Like many of the audience who have read the novel, my exposure to Moby Dick dates to an undergraduate literature course some fifty years ago. A more recent memory is of the movie star Gregory Peck standing at a mast and raging at the elements like a mad King Lear.  The Ahab of this production, as portrayed by Joe McGrath, was a more compact physical presence and definitely not wildly attacking the universe or his nemesis the great white whale at every moment.  McGrath’s Ahab seemed more reserved, more cool, more rational, more practical in his pursuit. “Make me a new leg” he says to the carpenter and let’s get on with it. Finally, though, he still wants his revenge at all costs and like many tragic heroes before him he finds the cost to be fatal. I must admit to being not quite so happy with Aaron Shand’s Ishmael.  I wish he had brought a more nuanced basket of vocal shading to his narrative. Was he expecting too much from the music and lighting to deepen the emotional coloring in his narrative?  He held the ground, but I was not feeling a compulsion to listen to him.


While speaking of music let me give Russell Ronnebaum’s musical direction and composition  a large shout out. Accompanied by percussionist Paul Gibson the live  music provided a constant underscoring that helped to merge the voices, the choreography, and the music into an operatic whole. We were seated right next to the musician’s visible position and can attest that they literally became cast members.  At one point Ronnebaum was timing the live action while tapping a drum cradled on his chest with his left hand and also playing the  piano with the other hand.  Stupendous!


Among other members of the cast, I found Ryan Parker’s Starbuck and Jeffrey Baden’s Queequeg to be particularly worthy of mention.  And Owen Saunders, as the youngest member of the ill fated crew, made me shed a tear as he was enclosed in a sad but loving embrace by Patty Gallagher’s Morta.  Though not given many lines a good deal of the fluid choreography of Daniel Precup  fell to the movement patterns executed by the three fates-- the Ms’s Gallagher, Booth, and Griffith. The Oriental theatre and Mary Zimmerman once again provided the impetus for the striking use of billowing fabrics together with lighting to manufacture the illusion of giant whales  entrapping ropes, and the seething  ocean.  These effects, although produced by minimalism,  easily embodied the profundity that Melville was intending.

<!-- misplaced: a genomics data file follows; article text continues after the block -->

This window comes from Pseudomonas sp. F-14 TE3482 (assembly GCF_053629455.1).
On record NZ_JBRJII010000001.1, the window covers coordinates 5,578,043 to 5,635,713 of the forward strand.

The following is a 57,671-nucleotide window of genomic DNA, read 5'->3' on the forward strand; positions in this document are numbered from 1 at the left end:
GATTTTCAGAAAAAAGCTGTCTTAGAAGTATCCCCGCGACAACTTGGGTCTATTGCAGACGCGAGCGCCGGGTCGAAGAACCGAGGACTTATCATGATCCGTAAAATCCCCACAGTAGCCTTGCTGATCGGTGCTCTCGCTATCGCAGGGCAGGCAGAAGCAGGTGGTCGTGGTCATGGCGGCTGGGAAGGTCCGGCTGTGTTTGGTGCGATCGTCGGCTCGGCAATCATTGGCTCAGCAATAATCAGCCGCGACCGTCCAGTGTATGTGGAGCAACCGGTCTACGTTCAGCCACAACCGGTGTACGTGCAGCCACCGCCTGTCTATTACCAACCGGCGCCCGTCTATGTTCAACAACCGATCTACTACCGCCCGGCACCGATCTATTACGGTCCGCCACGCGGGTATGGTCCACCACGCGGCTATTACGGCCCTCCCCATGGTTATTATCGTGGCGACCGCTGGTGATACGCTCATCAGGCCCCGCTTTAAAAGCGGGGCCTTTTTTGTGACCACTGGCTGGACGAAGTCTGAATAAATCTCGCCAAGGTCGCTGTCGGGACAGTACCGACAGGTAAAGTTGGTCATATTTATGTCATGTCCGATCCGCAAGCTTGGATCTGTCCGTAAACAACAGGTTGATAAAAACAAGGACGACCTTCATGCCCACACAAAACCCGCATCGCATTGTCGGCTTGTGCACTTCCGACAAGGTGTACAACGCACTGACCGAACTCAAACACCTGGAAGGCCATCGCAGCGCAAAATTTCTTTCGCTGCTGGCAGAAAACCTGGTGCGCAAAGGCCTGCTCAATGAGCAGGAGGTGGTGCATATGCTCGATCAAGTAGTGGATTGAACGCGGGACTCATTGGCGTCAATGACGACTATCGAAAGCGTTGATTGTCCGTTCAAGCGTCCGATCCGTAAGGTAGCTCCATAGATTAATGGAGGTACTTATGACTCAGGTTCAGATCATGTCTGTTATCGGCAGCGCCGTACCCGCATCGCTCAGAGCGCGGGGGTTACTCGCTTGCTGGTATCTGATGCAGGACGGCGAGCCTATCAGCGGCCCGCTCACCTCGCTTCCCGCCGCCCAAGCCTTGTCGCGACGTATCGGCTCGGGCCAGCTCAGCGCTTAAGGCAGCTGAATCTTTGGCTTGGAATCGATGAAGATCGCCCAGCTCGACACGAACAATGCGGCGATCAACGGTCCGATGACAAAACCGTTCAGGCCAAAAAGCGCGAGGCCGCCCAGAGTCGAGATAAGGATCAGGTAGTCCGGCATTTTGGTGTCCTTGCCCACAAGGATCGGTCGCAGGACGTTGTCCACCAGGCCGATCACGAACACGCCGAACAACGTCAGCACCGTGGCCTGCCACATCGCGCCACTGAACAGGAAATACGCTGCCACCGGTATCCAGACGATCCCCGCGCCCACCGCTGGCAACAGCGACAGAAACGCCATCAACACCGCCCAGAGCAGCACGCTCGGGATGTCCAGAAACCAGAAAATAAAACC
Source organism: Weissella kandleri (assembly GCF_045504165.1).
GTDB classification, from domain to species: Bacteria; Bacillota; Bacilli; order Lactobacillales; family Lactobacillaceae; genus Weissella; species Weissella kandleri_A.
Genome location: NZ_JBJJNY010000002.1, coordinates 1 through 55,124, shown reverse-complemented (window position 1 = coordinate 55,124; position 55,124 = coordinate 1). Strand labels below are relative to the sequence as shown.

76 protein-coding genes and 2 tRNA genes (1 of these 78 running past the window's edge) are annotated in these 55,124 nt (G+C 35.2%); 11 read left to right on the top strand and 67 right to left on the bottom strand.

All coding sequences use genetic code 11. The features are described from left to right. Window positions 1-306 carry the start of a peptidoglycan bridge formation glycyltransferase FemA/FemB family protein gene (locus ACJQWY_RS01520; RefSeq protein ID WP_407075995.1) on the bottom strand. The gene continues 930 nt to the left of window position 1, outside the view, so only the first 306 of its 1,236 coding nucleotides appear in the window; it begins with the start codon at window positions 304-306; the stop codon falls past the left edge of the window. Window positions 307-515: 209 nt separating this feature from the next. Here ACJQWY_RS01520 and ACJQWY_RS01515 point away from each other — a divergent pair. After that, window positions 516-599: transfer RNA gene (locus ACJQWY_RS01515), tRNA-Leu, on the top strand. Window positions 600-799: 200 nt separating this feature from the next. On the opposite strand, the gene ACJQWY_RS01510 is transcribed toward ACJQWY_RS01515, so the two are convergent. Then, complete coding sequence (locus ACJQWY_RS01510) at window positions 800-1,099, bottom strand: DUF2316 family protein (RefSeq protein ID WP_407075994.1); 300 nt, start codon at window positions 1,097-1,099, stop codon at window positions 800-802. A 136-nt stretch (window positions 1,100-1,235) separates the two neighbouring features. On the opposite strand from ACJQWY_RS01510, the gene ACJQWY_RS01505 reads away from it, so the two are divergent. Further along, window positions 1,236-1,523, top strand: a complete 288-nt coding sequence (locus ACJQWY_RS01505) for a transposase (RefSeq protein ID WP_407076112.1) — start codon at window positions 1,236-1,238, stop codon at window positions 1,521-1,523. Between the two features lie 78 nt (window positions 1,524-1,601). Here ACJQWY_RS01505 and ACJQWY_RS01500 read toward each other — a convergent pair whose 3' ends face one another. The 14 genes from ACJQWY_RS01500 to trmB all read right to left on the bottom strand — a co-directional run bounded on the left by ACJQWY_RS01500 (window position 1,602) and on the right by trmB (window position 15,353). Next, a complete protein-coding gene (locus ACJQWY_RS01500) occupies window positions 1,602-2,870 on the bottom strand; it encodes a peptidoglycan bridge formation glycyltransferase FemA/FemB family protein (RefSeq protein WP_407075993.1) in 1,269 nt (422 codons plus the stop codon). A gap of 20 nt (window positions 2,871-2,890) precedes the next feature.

Throughout this production Meier’s stage pictures are varied and masterful. These include among many  “Thar she blows” shouted from the crow’s nest to the crew below and the remarkable illusion of a thrown harpoon delivered to the hands of a Fate and then carried off stage toward an unseen target.  I was also taken by the progressions from day to night to dawn while the crew becomes ever more weary under the pressures of heat and hunting.  The ensemble was king here. Their focus was supreme. Each pull on an oar, or rope, or their laying down to sleep, or their freezes to shift back to the narrative seemed impeccable. Their physical control and their concentration came right down to tiny manifestations like a mouth open suspended in the midst of a word, a hand held high with finger pointing, a body tensed and held caught in the action of pulling on a rope.